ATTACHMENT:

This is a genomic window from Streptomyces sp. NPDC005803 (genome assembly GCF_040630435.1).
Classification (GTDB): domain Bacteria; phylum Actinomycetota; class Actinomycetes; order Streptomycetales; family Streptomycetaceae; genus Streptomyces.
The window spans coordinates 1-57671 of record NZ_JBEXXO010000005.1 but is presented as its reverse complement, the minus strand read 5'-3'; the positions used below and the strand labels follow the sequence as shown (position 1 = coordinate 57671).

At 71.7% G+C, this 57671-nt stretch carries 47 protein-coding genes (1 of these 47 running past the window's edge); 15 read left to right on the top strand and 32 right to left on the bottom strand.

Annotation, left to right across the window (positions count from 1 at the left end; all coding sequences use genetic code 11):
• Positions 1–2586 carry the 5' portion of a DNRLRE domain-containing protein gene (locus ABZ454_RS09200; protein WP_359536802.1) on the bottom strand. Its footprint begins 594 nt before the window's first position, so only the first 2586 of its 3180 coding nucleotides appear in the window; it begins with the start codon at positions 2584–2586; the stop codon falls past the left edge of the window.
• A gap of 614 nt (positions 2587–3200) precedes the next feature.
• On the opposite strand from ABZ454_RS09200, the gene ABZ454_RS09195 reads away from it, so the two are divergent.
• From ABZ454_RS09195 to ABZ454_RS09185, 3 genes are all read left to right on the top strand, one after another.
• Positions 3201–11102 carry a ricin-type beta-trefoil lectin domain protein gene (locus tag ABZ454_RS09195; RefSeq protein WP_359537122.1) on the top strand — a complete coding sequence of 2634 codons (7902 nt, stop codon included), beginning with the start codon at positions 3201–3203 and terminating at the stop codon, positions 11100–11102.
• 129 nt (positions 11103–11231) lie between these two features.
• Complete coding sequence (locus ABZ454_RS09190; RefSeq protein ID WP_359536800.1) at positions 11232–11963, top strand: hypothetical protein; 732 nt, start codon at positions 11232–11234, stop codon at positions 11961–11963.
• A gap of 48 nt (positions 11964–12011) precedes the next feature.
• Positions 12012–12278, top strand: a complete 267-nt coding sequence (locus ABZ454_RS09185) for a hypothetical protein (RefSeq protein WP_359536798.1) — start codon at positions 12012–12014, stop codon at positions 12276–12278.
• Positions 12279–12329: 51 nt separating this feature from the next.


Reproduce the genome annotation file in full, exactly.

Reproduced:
This is a genomic window from Streptomyces sp. NPDC005803 (genome assembly GCF_040630435.1).
Classification (GTDB): domain Bacteria; phylum Actinomycetota; class Actinomycetes; order Streptomycetales; family Streptomycetaceae; genus Streptomyces.
The window spans coordinates 1-57671 of record NZ_JBEXXO010000005.1 but is presented as its reverse complement, the minus strand read 5'-3'; the positions used below and the strand labels follow the sequence as shown (position 1 = coordinate 57671).

At 71.7% G+C, this 57671-nt stretch carries 47 protein-coding genes (1 of these 47 running past the window's edge); 15 read left to right on the top strand and 32 right to left on the bottom strand.

Annotation, left to right across the window (positions count from 1 at the left end; all coding sequences use genetic code 11):
• Positions 1–2586 carry the 5' portion of a DNRLRE domain-containing protein gene (locus ABZ454_RS09200; protein WP_359536802.1) on the bottom strand. Its footprint begins 594 nt before the window's first position, so only the first 2586 of its 3180 coding nucleotides appear in the window; it begins with the start codon at positions 2584–2586; the stop codon falls past the left edge of the window.
• A gap of 614 nt (positions 2587–3200) precedes the next feature.
• On the opposite strand from ABZ454_RS09200, the gene ABZ454_RS09195 reads away from it, so the two are divergent.
• From ABZ454_RS09195 to ABZ454_RS09185, 3 genes are all read left to right on the top strand, one after another.
• Positions 3201–11102 carry a ricin-type beta-trefoil lectin domain protein gene (locus tag ABZ454_RS09195; RefSeq protein WP_359537122.1) on the top strand — a complete coding sequence of 2634 codons (7902 nt, stop codon included), beginning with the start codon at positions 3201–3203 and terminating at the stop codon, positions 11100–11102.
• 129 nt (positions 11103–11231) lie between these two features.
• Complete coding sequence (locus ABZ454_RS09190; RefSeq protein ID WP_359536800.1) at positions 11232–11963, top strand: hypothetical protein; 732 nt, start codon at positions 11232–11234, stop codon at positions 11961–11963.
• A gap of 48 nt (positions 11964–12011) precedes the next feature.
• Positions 12012–12278, top strand: a complete 267-nt coding sequence (locus ABZ454_RS09185) for a hypothetical protein (RefSeq protein WP_359536798.1) — start codon at positions 12012–12014, stop codon at positions 12276–12278.
• Positions 12279–12329: 51 nt separating this feature from the next.